A study shows that isometric exercises, where you contract large muscles without actually moving the body part, may help reduce blood pressure in healthy people. And something as simple as squeezing your inner thigh muscles together while you sit would qualify.
That’s right. Isometric exercises can be done anytime, anywhere, and they don’t require you to bend or lift. In a handful of studies, folks with normal blood pressure who did three 15 to 20 minutes sessions of isometric exercises every week for ten weeks experienced more than a 10-point plunge in their systolic blood pressure. And their diastolic pressure fell by almost 7 points. Not bad for not lifting a finger! Simple things like doing a static handgrip, flexing the bottom muscles, or leg squeezes all count. In the research, the three weekly sessions included multiple 2-minute rounds of isometric exercises like those, with 1 to 3-minute rests in between.
A handgrip spring dynamo-meter was used in one study for IHG (Isometric Handgrip) exercise training. A total of 30 regular healthy volunteers in the 20-40 y were enrolled in the study. The exercise training protocol consisted of five 3-min bouts of IHG exercise at 30% of maximum voluntary contraction separated by 5 min rest periods. The exercise was performed three times/wk for 10 wk. The subject’s blood pressure was measured before and after exercise.
There was a significant reduction in resting blood pressure following 10 wk of exercise training. In addition, both Systolic and Diastolic blood pressure reduced significantly.
In the mid-1970s, the U.S. Air Force asked Dr. Ronald Wiley, an expert in heart and lung physiology, to find a way to keep fighter pilots from losing consciousness when flying the F-16 fighter. This jet could accelerate so fast that its G-forces made it difficult for the pilot’s heart to pump blood to the brain, causing vision problems, trouble thinking, and blackouts.
One of Wiley’s strategies was a handgrip that pilots could squeeze to boost their blood pressure enough to maintain circulation to the brain. But, as he worked with pilots, he was struck by a contradiction” Those who practiced with the handgrip for a few weeks lowered their resting blood pressure.
Types of Isometric Exercise
Lie down in the pushup position and place your elbows under your chest. Next, rest your body on the floor. Now, the entire weight of your body will be concentrated on your forearms. Next, push up your body and count to 10. Hold this position for 10 seconds and repeat 2 to 3 times. This is one of the simplest forms of isometric exercises, which can be performed daily.
Isometric Push Up
Get into the pushup position and lie down with your arms extended. Lower your body to the halfway position and hold for about 10 seconds or count slowly until 10. This exercise can be repeated 2 or 3 times, depending on your fitness level. Most isometric exercises are not very tiring, but you must take them slowly if you’re a beginner.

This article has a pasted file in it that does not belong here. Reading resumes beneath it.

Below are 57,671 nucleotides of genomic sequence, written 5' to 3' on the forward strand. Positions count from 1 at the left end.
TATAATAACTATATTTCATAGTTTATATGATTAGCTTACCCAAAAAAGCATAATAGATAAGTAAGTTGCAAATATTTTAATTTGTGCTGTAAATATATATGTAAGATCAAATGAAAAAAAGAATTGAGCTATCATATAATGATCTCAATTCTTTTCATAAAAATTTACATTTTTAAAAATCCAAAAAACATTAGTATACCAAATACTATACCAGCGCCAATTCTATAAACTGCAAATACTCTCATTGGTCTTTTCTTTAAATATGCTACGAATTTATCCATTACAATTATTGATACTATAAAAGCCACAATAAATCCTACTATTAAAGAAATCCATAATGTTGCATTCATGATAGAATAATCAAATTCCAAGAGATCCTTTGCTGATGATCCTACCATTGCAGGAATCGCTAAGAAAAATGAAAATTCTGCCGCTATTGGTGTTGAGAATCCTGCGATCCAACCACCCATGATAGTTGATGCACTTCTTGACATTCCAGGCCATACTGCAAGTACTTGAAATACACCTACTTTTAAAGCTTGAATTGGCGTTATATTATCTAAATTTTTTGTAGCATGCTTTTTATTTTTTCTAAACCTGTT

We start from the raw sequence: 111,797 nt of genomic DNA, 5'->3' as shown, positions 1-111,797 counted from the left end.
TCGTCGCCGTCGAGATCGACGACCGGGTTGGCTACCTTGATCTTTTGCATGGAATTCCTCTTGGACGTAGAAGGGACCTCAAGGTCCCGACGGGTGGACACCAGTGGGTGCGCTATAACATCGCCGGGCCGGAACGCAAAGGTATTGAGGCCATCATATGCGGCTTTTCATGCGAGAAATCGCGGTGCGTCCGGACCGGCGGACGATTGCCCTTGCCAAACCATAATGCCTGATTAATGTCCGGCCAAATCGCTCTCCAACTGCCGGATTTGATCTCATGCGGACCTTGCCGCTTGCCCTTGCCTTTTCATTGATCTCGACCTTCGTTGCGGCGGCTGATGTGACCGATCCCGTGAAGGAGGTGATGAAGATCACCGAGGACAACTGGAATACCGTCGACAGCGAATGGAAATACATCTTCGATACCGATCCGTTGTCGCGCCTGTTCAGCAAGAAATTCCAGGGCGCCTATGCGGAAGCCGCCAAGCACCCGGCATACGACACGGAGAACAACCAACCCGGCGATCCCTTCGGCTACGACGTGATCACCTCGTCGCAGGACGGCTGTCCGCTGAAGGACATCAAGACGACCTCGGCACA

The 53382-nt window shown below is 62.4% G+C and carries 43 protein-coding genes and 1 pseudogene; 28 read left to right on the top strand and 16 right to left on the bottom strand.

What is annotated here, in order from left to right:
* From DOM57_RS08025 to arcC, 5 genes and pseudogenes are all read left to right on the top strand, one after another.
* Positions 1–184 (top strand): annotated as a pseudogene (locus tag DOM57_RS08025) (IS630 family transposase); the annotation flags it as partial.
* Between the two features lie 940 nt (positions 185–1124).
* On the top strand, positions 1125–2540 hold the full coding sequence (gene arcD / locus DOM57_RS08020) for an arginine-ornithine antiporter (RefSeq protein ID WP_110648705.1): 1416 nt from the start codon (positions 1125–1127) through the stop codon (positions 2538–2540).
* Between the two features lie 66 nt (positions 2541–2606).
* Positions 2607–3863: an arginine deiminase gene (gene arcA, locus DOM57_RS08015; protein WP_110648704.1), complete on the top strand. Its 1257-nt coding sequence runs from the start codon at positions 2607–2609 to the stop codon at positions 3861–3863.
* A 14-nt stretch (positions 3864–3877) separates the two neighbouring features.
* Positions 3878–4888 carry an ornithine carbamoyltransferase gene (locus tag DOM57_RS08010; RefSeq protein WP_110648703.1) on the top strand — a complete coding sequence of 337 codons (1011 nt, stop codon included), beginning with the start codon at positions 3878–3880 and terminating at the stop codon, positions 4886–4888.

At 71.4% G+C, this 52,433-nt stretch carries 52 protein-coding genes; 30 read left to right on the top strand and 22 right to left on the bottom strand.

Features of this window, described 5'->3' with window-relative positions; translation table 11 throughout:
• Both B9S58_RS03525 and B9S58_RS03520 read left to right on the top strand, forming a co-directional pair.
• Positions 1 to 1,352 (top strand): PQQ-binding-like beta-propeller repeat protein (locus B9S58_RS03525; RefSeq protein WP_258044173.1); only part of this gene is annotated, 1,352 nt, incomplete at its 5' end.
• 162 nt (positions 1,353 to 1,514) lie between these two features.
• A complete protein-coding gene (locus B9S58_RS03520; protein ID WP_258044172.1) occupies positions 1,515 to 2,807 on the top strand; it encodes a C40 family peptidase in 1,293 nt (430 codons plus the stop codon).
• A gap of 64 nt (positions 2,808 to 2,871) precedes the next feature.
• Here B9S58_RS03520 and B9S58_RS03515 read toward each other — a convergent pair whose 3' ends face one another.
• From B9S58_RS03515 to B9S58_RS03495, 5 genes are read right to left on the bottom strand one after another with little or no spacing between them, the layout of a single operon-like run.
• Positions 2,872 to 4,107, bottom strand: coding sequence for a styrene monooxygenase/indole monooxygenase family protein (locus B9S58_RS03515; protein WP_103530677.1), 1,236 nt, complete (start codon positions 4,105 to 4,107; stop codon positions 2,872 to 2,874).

Isometric Bicep Exercise
This is the most straightforward isometric exercise, and it can be quickly done at the office. First, please put your hands under the desk and place them against the tabletop, with your palms up. Now, press against the tabletop, keeping your elbows tight against your ribs. Hold your hands in this position for 10 seconds or count slowly until 10, and then repeat 2 to 3 times.
Isometric Shoulder Raises
For this exercise, you will need a pair of dumbbells. First, hold one dumbbell in each hand and stand with your feet shoulder-width apart. Next, raise both arms upwards from the side until they’re parallel to the ground. Hold them in this position for about 10 to 25 seconds, and repeat 2 to 3 times. If you find it difficult to raise both hands simultaneously, you can start by raising one hand at a time.
The ball squeeze exercise requires only a tennis ball or any small ball. Hold the ball in one hand and squeeze it for 60 to 90 seconds. Then, place the ball in your other hand and repeat the squeeze simultaneously. Repeat the exercise three times with each hand.
Athletic Gripper Hold
Athletic grippers can be found at nearly any sporting goods store. Grippers generally come in different resistances, so you’ll have to choose one appropriate. Ideally, you should use one that you can squeeze for two minutes before your muscles fatigue. Hold the athletic gripper in one hand and press it for two minutes, then switch hands and repeat the exercise. Complete the activity twice with each hand.
Practicing isometric exercises offers various benefits to our body, and they are:
- Isometric exercises help in strengthening and conditioning muscles.
- They aid in strengthening dormant muscle tissues on isolated muscles.
- They improve one’s control over the body.
- Improve body posture and spine alignment.
- Help in preventing injury.
- These exercises are used in injury rehabilitation.
- Support in the development of lean muscles.
- Improve bone density and make them strong.
- Increase resistance power and endurance ability.
- These exercises activate all the central units in the body.
- These exercises can be done anywhere and anytime.
- Most isometric exercises do not require any equipment, or at most, a set of dumbbells is enough.
- Help in graceful aging, keeping body posture straight and erect even in old age.
- Older people can also do these exercises, and are considered suitable for them.
As with any new exercise routine, please speak with your family practitioner to see if you can start this practice. I would start with the isometric handgrip exercises for those diagnosed with high blood pressure. Isometric exercises using the plank or weights can cause spikes in blood pressure. Again please consult your physician.